Horticultural exporters, growers, food companies and industry leaders are pleading for the Government to make a plan to allow Pacific Island seasonal workers to return later this year.
His family hydroponics berry and kiwifruit business, Maungatapere Berries, believes in giving people a chance.
Northland has massive potential in horticulture to boost the region’s economic base and employment, Malley told Rural News.
To provide job opportunities to long-term unemployed people can be a struggle, he says. There’s hard work involved and you have successes and failures.
“But we find there are a couple of key things: respecting people regardless of what their history is, and an employee’s history starts and stops at the front gate.
“That means that in the first hour someone is on our orchard, their attitude and their application to work are more important to us than their previous years’ job history and any of the challenges they might face in their lives.
“So having that level of respect for who they are and giving them opportunities to succeed rather than continually penalising them gives them the opportunity to do well.”
Another aspect of respect is having a reasonable contract. Rather than casual, weather dependent and on-call seven days, they instead provide workers 40 hours of work, rostered in advance over the work week.
“We say ‘come rain, hail or shine there will be work ready for you when you turn up for work’. That gives them a lot of confidence and surety.
“When people know they are likely to have enough money to put food on the table it takes away the pressures that affect their lives and enables them to focus on work.
“Then you can start building on the culture, the attitudes and the skills you want after that.”
Maungatapere Berries is tipped to become a model both for horticulture and for employment opportunities under a $2.37 million Provincial Growth Fund (PGF) partnership.
The PGF business loan is targeted to create the first centre for growing excellence in the New Zealand hydroponics horticulture industry.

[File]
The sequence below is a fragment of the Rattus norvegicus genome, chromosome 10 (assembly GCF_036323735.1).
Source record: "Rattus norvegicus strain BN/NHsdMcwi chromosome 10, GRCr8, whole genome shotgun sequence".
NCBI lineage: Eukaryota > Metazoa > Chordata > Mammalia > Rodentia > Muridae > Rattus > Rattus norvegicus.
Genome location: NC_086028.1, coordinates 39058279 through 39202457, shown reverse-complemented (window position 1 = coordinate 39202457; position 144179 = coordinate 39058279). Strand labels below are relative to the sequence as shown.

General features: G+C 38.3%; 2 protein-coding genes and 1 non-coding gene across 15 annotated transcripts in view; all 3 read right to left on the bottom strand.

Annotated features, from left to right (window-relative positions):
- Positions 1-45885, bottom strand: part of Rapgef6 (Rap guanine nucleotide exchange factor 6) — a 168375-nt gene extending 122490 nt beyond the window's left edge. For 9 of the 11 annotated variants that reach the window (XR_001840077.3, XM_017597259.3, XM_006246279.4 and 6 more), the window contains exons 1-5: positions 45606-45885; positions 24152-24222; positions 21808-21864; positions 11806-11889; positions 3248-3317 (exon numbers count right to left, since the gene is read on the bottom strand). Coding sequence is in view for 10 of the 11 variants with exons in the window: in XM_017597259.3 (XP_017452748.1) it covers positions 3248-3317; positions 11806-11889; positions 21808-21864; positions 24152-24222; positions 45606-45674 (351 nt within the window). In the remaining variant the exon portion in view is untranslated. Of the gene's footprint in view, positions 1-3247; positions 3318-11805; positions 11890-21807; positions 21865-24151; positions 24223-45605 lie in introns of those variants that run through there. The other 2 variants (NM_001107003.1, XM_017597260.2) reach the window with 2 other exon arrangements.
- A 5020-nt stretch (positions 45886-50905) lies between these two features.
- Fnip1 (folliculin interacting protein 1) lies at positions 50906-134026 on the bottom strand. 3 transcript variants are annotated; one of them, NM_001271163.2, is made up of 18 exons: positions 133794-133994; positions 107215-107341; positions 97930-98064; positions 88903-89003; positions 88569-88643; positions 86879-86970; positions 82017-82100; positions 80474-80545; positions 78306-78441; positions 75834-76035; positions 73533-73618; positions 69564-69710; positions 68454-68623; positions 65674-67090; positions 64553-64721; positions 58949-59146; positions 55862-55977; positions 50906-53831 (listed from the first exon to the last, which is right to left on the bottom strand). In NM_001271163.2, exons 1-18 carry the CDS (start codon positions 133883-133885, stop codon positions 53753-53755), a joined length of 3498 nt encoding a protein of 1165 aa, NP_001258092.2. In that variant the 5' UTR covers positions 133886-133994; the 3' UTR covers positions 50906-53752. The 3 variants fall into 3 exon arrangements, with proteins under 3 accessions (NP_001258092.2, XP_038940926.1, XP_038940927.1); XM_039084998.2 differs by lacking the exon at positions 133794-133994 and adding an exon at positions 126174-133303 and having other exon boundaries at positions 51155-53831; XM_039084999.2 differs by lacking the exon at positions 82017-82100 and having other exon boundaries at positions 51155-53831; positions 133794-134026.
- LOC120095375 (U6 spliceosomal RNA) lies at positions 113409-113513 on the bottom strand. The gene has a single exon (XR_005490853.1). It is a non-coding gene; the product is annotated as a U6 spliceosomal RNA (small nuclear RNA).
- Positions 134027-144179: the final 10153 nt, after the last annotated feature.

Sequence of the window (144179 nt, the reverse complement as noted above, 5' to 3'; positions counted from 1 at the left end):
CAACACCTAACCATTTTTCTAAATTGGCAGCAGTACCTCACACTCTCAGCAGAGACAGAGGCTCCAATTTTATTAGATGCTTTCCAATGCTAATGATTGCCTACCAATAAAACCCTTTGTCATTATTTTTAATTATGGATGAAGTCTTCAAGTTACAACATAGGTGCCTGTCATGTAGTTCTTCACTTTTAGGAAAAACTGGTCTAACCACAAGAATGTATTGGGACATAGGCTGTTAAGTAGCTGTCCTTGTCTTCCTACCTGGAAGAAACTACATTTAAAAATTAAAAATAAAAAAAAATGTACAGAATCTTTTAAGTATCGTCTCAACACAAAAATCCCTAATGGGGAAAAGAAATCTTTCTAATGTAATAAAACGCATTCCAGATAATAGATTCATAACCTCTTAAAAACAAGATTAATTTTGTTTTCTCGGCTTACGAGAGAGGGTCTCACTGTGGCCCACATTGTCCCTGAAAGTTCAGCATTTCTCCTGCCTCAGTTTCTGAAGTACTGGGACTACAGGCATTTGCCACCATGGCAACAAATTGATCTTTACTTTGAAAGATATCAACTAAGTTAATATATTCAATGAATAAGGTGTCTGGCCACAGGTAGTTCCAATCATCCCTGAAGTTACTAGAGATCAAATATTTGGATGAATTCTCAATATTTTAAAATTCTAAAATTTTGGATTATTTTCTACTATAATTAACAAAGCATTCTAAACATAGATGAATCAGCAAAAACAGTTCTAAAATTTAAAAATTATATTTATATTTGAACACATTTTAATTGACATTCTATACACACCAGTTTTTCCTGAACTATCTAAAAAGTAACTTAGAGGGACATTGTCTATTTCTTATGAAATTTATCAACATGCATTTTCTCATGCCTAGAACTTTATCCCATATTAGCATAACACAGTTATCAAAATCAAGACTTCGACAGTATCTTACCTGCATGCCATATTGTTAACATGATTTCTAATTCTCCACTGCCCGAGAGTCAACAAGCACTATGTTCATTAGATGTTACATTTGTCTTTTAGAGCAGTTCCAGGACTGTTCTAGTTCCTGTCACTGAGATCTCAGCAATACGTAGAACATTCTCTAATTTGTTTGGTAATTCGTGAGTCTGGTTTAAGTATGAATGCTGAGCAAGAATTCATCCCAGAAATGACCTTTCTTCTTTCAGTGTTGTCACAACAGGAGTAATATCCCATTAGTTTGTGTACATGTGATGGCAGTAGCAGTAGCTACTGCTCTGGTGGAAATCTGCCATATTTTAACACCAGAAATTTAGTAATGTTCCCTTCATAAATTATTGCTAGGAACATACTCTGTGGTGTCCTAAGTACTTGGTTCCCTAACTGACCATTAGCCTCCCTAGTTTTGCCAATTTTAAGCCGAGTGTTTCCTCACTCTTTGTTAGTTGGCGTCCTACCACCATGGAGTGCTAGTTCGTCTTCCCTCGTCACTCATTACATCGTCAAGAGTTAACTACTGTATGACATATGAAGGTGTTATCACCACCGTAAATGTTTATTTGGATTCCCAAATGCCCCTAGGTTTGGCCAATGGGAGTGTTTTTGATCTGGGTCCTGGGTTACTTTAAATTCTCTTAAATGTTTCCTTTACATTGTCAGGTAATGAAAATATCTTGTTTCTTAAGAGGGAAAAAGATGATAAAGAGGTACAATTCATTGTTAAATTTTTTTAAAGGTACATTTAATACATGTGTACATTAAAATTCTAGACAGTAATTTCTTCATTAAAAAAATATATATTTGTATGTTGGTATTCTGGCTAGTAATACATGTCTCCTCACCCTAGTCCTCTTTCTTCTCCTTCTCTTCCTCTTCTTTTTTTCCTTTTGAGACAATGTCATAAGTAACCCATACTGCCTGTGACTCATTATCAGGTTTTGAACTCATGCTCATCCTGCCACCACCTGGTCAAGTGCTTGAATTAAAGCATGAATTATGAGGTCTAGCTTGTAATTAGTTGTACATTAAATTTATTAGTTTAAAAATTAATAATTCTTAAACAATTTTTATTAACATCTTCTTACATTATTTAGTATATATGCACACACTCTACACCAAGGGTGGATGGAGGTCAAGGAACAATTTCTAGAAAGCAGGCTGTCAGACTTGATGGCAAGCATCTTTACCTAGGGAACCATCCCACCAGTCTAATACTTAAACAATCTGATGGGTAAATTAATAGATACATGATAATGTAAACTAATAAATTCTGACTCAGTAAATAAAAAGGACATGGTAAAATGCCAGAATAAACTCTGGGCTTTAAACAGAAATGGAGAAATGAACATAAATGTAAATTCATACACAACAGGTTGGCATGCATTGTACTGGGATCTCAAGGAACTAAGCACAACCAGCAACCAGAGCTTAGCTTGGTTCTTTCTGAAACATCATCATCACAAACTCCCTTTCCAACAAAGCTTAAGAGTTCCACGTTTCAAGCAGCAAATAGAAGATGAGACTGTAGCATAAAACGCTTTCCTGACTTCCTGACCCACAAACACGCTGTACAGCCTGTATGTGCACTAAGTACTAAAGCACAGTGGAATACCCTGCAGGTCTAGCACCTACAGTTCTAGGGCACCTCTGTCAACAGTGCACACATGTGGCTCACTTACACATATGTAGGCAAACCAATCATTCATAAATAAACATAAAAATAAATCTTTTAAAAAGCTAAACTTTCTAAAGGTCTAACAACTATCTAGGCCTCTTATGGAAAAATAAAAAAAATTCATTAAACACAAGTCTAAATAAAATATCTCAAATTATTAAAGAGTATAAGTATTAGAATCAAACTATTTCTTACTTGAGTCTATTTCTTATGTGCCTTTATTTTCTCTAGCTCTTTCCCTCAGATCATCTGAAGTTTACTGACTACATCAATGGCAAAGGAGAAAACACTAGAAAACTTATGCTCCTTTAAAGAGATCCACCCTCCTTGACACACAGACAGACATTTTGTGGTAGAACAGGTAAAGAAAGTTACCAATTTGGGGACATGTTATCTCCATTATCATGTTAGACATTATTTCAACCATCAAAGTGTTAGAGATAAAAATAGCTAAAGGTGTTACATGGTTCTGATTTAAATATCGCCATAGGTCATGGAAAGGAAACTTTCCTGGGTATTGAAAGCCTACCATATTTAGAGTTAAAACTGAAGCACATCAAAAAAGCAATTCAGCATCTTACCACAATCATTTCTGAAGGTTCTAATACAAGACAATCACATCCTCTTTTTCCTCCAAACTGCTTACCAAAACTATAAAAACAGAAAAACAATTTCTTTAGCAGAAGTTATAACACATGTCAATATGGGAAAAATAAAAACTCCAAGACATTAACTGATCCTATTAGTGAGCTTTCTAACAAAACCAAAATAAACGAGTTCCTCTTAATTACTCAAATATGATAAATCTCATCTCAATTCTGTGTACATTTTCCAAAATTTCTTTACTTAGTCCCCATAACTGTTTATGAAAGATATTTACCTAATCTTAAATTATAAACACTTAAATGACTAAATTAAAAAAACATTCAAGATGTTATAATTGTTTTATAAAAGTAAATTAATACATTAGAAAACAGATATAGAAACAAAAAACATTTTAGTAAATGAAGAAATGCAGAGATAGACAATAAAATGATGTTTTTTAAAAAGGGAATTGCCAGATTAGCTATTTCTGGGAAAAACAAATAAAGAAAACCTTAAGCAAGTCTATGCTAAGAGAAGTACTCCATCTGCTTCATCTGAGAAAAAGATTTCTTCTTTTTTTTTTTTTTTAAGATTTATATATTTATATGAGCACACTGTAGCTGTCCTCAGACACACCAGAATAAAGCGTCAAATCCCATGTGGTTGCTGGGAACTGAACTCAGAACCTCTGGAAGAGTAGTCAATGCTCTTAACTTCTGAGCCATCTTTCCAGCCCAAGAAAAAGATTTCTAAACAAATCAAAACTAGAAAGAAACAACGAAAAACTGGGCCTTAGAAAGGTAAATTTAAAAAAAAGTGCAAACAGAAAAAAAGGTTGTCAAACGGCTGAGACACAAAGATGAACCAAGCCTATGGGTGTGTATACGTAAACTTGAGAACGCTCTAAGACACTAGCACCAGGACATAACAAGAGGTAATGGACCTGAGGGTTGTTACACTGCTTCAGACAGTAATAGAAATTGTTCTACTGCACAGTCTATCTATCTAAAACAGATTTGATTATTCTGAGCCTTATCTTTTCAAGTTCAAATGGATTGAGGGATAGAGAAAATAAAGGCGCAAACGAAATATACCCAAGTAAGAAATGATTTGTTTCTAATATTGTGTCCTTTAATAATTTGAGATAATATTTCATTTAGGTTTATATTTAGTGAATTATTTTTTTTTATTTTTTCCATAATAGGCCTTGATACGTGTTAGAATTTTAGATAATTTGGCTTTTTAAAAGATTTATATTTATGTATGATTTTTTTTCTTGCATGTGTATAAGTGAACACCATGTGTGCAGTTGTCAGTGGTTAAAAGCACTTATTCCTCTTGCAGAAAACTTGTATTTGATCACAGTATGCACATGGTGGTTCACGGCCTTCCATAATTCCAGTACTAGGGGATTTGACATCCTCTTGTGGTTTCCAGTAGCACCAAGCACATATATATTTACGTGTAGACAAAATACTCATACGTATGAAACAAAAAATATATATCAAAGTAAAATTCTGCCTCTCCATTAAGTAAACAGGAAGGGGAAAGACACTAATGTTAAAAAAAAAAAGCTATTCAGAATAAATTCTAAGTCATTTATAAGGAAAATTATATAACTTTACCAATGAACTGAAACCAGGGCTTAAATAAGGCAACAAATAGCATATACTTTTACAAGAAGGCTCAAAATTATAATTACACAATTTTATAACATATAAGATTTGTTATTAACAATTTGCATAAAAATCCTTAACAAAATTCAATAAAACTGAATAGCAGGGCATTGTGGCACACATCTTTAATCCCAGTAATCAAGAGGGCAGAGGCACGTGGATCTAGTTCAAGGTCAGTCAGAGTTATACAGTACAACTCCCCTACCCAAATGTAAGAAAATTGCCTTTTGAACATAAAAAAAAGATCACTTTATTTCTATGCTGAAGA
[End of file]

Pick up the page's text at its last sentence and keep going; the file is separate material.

“We have 45 fulltime staff and 180 casual for nine months of the year,” he told Rural News.
The PGF partnership will enable Maungatapere Berries to double its fulltime workforce over the next five to eight years and to develop the first phase of a high-tech education, training and employment operation, as part of Maungatapere Berries’ 20ha hydroponic orchard expansion.
NZ’s next fruit and vege bowl?
Northland has massive untapped potential in horticulture, says Patrick Malley.
“One of the greatest things about horticulture careers is you can start your training and learning on the job,” he said.
“You don’t need to get a degree, even though there is a huge amount of knowledge and experience required to be good at it. You can start from day dot, you can get a job and start getting paid. You can earn and learn at the same time.”
Northland has a lot of unemployment.
“Generally speaking those people actually prefer to work with their hands than sit in front of a desk. And one of the great values of horticulture is you can see the results of your work at the end of the day,” Malley told Rural News.
He points out that dairy or sheep and beef have a low level of fulltime employment per hectare, whereas avocados need 0.5 employees per hectare and kiwifruit closer to one employee per hectare.
“Hydroponics provides closer to eight fulltime equivalent jobs per hectare. When you look at those numbers and you look at return on investment per hectare it is no wonder people are turning land that maybe not suitable for different types of agriculture into high value horticulture,” he says.
“Horticulture in general – whether it be traditional or hydroponics – is there permanently and because you are growing plants that require a healthy environment sustainability is at the core of what you do.